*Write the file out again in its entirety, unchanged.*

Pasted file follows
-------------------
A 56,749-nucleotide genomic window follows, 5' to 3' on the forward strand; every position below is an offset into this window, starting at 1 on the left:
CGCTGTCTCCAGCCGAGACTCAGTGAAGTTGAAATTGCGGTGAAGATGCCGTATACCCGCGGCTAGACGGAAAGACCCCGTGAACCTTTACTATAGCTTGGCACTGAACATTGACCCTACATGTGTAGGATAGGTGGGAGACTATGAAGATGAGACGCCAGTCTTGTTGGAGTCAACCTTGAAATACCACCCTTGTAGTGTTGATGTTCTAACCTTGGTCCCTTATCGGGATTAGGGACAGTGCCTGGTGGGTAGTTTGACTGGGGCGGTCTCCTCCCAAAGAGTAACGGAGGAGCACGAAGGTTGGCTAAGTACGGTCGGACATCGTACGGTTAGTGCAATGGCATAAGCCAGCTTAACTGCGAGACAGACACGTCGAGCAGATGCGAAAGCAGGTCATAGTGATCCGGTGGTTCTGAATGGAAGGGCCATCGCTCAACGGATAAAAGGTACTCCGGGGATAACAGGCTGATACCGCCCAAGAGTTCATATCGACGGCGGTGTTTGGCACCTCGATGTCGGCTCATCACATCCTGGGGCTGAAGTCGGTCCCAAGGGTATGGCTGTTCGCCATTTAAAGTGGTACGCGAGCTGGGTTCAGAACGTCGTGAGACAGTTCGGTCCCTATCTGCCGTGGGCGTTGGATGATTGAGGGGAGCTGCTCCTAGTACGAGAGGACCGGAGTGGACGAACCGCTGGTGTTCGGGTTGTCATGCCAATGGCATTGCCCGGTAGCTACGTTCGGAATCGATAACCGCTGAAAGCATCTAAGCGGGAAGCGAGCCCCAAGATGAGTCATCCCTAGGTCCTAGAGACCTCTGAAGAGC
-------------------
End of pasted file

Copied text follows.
A 56,749-nucleotide genomic window follows, 5' to 3' on the forward strand; every position below is an offset into this window, starting at 1 on the left:
CGCTGTCTCCAGCCGAGACTCAGTGAAGTTGAAATTGCGGTGAAGATGCCGTATACCCGCGGCTAGACGGAAAGACCCCGTGAACCTTTACTATAGCTTGGCACTGAACATTGACCCTACATGTGTAGGATAGGTGGGAGACTATGAAGATGAGACGCCAGTCTTGTTGGAGTCAACCTTGAAATACCACCCTTGTAGTGTTGATGTTCTAACCTTGGTCCCTTATCGGGATTAGGGACAGTGCCTGGTGGGTAGTTTGACTGGGGCGGTCTCCTCCCAAAGAGTAACGGAGGAGCACGAAGGTTGGCTAAGTACGGTCGGACATCGTACGGTTAGTGCAATGGCATAAGCCAGCTTAACTGCGAGACAGACACGTCGAGCAGATGCGAAAGCAGGTCATAGTGATCCGGTGGTTCTGAATGGAAGGGCCATCGCTCAACGGATAAAAGGTACTCCGGGGATAACAGGCTGATACCGCCCAAGAGTTCATATCGACGGCGGTGTTTGGCACCTCGATGTCGGCTCATCACATCCTGGGGCTGAAGTCGGTCCCAAGGGTATGGCTGTTCGCCATTTAAAGTGGTACGCGAGCTGGGTTCAGAACGTCGTGAGACAGTTCGGTCCCTATCTGCCGTGGGCGTTGGATGATTGAGGGGAGCTGCTCCTAGTACGAGAGGACCGGAGTGGACGAACCGCTGGTGTTCGGGTTGTCATGCCAATGGCATTGCCCGGTAGCTACGTTCGGAATCGATAACCGCTGAAAGCATCTAAGCGGGAAGCGAGCCCCAAGATGAGTCATCCCTAGGTCCTAGAGACCTCTGAAGAGC